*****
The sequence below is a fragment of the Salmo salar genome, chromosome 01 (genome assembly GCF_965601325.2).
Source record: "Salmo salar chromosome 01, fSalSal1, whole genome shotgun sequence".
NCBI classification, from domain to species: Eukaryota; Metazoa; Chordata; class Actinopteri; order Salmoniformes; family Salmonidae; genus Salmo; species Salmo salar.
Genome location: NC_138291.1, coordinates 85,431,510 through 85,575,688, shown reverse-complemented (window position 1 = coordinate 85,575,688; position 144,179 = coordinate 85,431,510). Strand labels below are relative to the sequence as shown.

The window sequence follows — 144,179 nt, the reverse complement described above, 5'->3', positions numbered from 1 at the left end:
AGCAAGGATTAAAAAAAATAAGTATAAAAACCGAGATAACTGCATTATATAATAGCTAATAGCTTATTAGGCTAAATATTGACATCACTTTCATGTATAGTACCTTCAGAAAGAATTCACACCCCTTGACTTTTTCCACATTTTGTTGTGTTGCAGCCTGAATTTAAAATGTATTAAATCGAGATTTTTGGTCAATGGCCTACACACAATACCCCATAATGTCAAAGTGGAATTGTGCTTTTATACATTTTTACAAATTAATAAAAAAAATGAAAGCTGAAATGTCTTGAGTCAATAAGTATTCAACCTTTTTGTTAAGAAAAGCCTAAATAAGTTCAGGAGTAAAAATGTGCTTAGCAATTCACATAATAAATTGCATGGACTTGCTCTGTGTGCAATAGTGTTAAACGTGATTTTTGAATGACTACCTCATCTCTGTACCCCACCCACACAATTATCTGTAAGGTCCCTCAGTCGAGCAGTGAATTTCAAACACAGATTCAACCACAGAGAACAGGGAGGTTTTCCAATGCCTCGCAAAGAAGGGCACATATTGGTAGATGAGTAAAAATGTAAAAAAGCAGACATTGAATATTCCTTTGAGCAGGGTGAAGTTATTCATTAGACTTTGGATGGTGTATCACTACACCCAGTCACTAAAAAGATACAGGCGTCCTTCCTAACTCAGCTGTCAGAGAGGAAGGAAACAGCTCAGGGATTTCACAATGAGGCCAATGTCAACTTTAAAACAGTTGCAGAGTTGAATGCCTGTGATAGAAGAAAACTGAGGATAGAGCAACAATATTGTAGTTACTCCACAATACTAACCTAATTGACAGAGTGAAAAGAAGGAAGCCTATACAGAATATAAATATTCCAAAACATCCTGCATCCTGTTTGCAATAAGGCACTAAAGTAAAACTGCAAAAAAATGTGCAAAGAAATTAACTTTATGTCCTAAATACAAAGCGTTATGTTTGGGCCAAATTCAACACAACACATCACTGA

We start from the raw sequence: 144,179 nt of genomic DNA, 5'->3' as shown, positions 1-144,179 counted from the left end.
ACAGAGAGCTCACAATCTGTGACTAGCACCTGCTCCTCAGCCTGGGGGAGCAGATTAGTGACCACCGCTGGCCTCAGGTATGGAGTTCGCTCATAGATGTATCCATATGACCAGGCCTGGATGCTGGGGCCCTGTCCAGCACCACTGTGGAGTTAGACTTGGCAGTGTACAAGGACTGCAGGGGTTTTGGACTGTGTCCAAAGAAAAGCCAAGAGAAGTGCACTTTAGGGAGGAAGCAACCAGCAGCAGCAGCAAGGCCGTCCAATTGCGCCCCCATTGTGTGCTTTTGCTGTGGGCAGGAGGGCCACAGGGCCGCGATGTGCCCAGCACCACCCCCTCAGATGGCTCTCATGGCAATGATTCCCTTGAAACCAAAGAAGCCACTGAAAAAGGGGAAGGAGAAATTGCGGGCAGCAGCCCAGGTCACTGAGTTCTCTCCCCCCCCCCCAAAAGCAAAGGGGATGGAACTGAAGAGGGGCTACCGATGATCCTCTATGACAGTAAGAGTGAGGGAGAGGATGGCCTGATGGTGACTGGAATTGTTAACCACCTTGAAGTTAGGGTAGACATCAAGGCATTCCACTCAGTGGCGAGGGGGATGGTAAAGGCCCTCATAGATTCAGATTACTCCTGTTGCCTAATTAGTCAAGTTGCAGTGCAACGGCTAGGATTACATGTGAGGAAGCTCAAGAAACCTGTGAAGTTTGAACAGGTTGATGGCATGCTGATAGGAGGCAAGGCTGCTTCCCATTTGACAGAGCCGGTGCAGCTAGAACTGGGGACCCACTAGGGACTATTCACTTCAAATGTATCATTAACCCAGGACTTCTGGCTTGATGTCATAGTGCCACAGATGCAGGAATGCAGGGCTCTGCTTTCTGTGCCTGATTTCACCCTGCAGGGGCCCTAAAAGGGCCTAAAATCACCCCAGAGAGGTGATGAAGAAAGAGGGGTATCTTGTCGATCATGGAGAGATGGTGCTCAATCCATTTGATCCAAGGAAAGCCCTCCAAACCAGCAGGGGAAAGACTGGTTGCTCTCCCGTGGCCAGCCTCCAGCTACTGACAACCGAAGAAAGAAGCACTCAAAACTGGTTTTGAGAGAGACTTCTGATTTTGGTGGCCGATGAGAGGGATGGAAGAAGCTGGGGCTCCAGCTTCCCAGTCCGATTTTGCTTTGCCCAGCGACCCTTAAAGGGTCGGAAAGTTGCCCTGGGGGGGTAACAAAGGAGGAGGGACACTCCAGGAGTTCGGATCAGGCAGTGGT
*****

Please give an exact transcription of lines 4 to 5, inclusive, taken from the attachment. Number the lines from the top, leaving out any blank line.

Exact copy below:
Genome location: NC_138291.1, coordinates 85,431,510 through 85,575,688, shown reverse-complemented (window position 1 = coordinate 85,575,688; position 144,179 = coordinate 85,431,510). Strand labels below are relative to the sequence as shown.

The window sequence follows — 144,179 nt, the reverse complement described above, 5'->3', positions numbered from 1 at the left end: